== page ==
Unlike Fitch, KC Jones May Actually Use Employee #8

1983-84 Boston Celtics

He was an extra piece of cord wood stacked against the kitchen wall. He was hot fudge you didn't need on top of your favorite ice cream. When the Celtics acquired Scott Wedman last January, the league-wide question was, "What are they going to do with him?" The answer turned out to be, "Nothing." As the Celtics staggered and snarled toward their stunning no-show sweep in Milwaukee, Wedman pined away on the end of the bench wondering why Boston had bothered to trade for him.

It was an unusual situation for Wedman, a nine-year veteran, former All-Star, and scorer of more than 10,000 NBA points. Sitting on the end of the bench, he began to wonder about his own abilities. Were the Celtics so deep that they didn't need him, or was he not good enough to contribute to this talent-laden team? "(The doubt) was there for a while, but I did get over it," said Wedman. "I realized I was playing behind one of the best players in basketball (Larry Bird). After a while, I didn't leave much room for self-doubt."

"He didn't get a chance to play," says new Celtic coach K.C. Jones. "Any time a good player sits and only gets a minute or two, his game suffers." It appears that the Celtics are planning on getting a lot more out of Wedman this year. The 31-year-old forward has averaged 20 minutes of precious floor time in Boston's first five exhibition games. He's responded by hitting 50 percent from the floor (22 for 44) and 83 percent from the foul line (10 for 12). He had 18 points and received a warm ovation from the Garden fight fans during Sunday's slugfest against the Sixers.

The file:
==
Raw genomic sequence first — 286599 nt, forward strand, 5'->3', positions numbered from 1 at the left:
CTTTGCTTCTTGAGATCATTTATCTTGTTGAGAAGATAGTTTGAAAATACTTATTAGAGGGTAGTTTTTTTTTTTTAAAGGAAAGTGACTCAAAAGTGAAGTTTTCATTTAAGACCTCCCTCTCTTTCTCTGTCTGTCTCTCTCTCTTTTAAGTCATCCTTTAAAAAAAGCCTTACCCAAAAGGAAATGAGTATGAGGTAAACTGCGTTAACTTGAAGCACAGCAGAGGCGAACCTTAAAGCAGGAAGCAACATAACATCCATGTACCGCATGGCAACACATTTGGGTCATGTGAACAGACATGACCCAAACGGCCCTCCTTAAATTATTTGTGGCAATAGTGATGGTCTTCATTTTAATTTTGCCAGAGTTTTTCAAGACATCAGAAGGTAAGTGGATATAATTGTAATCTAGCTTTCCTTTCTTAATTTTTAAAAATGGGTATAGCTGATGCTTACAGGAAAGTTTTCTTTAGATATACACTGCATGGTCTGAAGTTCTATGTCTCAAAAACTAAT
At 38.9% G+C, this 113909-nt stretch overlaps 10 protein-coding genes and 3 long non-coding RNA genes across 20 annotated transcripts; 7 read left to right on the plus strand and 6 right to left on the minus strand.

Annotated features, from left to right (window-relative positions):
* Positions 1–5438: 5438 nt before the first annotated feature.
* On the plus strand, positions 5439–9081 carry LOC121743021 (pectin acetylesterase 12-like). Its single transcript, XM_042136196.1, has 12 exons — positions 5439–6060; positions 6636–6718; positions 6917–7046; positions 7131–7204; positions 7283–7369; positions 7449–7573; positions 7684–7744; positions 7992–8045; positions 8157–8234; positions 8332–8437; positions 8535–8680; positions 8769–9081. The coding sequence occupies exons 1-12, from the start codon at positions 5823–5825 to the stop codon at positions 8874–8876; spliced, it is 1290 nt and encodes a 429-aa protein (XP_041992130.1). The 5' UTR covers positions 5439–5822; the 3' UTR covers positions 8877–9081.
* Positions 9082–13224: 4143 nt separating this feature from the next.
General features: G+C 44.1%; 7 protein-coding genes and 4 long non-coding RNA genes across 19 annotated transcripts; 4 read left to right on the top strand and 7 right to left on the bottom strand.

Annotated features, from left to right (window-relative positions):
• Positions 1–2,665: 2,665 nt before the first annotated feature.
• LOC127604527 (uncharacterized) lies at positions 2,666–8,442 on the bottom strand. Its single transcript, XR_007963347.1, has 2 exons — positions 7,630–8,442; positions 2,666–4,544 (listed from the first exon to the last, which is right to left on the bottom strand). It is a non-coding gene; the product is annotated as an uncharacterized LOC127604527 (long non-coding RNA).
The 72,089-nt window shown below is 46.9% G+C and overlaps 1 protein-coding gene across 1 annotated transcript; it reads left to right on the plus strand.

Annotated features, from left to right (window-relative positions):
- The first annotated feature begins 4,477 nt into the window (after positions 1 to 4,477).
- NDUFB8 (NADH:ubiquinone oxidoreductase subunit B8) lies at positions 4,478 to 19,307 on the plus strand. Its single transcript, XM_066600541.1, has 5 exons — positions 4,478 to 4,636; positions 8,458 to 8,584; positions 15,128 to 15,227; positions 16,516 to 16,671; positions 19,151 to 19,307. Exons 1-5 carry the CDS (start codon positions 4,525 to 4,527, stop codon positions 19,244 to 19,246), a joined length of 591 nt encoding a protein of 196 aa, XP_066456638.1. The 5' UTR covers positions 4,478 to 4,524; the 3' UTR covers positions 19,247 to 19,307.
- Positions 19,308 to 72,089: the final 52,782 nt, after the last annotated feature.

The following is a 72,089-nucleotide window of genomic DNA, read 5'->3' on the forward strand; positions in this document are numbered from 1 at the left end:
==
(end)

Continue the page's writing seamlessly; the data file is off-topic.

"It's mainly just that I'm playing more," said Wedman. "I came to camp in good shape. I played a lot more this summer than I have in the past. I just want to play. The coaches can decide roles and minutes. I understand that my main contribution is scoring, but I think I can contribute in a lot of different ways." Jones said, "I talked with Scott briefly on the road and asked him what he thought he could do and he said he thought he could come into games and give us instant offense. When you're a shooter like he is, you should think shoot first and pass second. "I intend to use him more than we did last year. He gives us another weapon. When I see him go up for a shot, I get a good feeling. It's like you know the ball is going in."

The 6-foot-7 Wedman is a lifetime .483 shooter who has averaged 15.5 points a game since coming into the league with Kansas City in 1974. He is capable of playing in the backcourt, but helps most as a shooting forward. Since Bird is Boston's shooting forward and generally plays 40 to 45 minutes a night, Wedman is easily buried."Getting minutes is a problem and it's going to be a problem for Scott," said Jones. "But I'm sure there's a way I can work out something new." Wedman sounds ready for the challenge. "You have to prove yourself every day with this team," he says. "There's so much talent here that you know if you don't perform well every day, there's someone standing behind you ready to step in."

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